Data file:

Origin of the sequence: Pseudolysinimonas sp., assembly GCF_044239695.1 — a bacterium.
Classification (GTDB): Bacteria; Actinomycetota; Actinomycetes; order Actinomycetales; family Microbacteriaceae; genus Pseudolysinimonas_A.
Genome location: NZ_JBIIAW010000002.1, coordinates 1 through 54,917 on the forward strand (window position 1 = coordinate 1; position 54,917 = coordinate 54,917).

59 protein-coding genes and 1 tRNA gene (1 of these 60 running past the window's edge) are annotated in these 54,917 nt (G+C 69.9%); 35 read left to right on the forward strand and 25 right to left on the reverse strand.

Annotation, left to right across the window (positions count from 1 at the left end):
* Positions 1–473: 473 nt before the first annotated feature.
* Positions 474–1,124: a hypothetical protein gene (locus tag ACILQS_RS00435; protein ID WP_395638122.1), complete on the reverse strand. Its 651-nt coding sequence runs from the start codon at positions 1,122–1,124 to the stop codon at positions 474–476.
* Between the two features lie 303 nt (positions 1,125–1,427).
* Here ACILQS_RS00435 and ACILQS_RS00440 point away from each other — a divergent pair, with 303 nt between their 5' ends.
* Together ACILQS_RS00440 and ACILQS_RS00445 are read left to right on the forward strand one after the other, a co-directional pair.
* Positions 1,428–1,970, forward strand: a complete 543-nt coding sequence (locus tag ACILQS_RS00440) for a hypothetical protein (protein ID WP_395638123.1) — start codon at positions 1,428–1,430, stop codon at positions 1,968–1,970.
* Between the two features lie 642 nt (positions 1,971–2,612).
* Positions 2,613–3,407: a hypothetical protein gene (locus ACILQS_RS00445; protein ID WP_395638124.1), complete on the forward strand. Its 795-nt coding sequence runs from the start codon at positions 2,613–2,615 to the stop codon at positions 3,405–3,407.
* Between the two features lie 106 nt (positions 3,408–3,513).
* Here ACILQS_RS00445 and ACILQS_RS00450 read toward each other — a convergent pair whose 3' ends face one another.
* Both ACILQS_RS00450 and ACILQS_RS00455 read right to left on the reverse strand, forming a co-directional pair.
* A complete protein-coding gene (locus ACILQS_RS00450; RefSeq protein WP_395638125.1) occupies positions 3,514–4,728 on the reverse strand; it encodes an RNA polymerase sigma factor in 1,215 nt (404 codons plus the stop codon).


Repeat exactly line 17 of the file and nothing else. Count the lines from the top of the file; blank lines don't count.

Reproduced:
* A complete protein-coding gene (locus ACILQS_RS00450; RefSeq protein WP_395638125.1) occupies positions 3,514–4,728 on the reverse strand; it encodes an RNA polymerase sigma factor in 1,215 nt (404 codons plus the stop codon).